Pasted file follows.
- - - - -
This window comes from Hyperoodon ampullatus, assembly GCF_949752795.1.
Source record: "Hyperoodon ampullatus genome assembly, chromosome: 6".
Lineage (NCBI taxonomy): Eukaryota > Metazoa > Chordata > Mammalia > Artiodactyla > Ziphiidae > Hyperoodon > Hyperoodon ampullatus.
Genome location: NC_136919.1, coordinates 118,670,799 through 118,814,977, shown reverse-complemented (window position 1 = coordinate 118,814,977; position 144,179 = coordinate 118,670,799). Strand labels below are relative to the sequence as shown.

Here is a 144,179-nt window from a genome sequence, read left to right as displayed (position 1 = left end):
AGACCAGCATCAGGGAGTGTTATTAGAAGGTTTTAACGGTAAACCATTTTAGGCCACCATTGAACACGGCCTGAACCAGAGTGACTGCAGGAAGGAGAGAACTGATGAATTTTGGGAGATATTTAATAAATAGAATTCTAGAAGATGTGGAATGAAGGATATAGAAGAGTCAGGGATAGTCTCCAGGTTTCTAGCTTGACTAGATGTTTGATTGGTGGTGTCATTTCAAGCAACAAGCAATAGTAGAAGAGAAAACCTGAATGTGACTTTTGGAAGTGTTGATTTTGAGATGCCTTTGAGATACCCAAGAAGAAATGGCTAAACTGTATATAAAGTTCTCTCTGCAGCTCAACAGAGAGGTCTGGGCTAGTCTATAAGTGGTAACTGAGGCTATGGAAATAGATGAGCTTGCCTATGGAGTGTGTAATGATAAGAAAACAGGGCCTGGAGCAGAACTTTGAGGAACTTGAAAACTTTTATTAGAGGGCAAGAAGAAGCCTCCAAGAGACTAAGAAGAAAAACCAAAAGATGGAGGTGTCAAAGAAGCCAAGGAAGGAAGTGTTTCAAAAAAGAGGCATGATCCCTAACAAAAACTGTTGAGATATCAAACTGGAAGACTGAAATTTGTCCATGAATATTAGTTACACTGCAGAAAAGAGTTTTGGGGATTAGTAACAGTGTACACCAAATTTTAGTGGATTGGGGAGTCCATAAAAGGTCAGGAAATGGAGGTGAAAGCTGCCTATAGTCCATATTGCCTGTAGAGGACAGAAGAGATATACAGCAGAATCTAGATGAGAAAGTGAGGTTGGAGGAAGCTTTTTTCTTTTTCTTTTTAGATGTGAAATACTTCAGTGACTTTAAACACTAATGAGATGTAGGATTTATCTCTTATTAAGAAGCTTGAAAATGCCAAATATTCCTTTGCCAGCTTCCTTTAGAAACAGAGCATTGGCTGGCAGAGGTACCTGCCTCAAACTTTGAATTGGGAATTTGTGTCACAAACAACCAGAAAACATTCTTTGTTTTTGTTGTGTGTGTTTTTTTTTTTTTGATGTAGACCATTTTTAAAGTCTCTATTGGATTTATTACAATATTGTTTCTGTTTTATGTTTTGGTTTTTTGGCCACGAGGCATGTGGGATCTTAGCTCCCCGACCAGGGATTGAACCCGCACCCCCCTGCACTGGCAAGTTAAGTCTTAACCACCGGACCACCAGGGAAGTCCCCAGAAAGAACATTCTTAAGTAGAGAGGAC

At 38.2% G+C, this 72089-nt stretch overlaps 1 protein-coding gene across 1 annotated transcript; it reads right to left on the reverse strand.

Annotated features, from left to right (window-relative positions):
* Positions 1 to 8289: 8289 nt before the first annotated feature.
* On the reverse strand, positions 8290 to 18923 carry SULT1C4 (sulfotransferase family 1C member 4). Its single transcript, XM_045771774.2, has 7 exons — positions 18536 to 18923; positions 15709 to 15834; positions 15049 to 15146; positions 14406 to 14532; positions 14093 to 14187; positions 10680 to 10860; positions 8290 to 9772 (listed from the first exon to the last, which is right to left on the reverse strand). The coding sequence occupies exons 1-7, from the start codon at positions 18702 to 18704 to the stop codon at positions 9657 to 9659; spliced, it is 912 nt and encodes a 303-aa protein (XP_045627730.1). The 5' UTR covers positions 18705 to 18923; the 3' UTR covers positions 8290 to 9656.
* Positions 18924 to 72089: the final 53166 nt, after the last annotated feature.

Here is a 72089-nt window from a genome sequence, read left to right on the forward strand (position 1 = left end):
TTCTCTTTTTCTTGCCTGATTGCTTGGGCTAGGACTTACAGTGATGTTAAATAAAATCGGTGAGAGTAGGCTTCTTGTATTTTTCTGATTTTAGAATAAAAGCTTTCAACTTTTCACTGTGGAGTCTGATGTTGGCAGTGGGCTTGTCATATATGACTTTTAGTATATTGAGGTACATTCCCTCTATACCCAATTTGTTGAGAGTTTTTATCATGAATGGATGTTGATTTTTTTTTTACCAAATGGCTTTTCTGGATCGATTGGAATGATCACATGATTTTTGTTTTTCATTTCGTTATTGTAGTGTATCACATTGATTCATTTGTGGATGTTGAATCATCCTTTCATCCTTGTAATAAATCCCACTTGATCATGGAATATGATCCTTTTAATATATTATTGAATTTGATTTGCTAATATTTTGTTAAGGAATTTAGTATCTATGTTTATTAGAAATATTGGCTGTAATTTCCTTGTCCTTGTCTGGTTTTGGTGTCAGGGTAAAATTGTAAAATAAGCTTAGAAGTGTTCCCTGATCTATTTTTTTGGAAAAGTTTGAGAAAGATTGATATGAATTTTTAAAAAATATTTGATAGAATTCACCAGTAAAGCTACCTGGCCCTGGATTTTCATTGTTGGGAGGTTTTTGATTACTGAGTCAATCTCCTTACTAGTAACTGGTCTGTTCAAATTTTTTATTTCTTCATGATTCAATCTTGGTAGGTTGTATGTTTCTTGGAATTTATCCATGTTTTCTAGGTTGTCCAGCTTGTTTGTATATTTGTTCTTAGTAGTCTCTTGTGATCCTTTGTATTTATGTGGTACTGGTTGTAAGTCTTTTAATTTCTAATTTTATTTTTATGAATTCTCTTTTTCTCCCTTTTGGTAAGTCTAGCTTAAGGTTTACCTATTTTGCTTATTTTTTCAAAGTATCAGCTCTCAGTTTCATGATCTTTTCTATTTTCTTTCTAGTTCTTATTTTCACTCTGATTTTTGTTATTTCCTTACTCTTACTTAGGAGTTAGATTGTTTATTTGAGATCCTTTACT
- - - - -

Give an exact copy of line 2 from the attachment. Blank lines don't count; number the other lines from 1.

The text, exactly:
Source record: "Hyperoodon ampullatus genome assembly, chromosome: 6".